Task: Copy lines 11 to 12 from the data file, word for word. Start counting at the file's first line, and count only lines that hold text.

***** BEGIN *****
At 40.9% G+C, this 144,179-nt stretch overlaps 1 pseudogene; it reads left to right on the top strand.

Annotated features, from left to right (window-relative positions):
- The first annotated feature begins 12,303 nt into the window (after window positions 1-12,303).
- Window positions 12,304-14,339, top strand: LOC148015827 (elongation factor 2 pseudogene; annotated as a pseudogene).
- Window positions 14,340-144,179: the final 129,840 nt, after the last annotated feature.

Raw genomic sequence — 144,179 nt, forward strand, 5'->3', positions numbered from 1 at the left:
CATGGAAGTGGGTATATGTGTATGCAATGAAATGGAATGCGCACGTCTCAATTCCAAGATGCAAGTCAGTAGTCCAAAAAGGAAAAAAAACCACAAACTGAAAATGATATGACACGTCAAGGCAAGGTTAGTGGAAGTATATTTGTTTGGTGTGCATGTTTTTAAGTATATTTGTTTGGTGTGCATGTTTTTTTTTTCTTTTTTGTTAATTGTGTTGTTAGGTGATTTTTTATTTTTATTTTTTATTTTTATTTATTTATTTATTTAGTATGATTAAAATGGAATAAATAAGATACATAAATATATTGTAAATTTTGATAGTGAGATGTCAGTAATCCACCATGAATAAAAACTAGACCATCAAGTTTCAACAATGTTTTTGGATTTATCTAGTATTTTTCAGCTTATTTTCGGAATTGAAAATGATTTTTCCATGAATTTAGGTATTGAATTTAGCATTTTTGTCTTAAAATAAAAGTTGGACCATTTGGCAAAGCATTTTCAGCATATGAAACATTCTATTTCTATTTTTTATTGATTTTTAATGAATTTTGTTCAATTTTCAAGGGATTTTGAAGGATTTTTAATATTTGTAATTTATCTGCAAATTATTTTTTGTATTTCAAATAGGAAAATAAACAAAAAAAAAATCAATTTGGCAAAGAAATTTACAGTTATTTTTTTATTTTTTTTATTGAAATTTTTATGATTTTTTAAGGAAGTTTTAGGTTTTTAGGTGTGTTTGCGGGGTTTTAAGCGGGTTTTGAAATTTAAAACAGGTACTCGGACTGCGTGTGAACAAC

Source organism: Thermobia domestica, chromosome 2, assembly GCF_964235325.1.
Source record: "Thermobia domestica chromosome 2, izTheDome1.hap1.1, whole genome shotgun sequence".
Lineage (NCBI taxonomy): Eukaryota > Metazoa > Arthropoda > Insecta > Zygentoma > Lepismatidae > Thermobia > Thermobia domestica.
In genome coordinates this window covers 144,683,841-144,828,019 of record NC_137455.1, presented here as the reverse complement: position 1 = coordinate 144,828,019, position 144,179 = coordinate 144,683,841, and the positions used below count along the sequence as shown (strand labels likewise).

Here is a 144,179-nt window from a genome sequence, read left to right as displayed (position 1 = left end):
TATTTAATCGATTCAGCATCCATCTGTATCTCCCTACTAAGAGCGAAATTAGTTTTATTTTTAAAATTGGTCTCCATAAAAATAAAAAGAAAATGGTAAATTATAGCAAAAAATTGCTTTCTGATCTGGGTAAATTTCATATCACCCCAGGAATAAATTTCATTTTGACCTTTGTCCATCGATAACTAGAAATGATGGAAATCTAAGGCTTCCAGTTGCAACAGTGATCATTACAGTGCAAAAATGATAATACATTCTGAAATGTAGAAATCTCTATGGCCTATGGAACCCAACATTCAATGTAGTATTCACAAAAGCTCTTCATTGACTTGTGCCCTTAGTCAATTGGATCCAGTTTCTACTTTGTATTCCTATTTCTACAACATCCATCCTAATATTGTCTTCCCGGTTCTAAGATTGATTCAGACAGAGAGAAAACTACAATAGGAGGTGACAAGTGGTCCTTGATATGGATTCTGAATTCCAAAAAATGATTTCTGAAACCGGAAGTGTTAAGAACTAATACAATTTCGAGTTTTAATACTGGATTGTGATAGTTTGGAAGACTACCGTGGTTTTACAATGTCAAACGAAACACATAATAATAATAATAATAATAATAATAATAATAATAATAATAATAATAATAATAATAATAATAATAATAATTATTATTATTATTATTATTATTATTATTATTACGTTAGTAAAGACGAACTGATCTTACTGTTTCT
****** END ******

In genome coordinates this window covers 144,683,841-144,828,019 of record NC_137455.1, presented here as the reverse complement: position 1 = coordinate 144,828,019, position 144,179 = coordinate 144,683,841, and the positions used below count along the sequence as shown (strand labels likewise).

Here is a 144,179-nt window from a genome sequence, read left to right as displayed (position 1 = left end):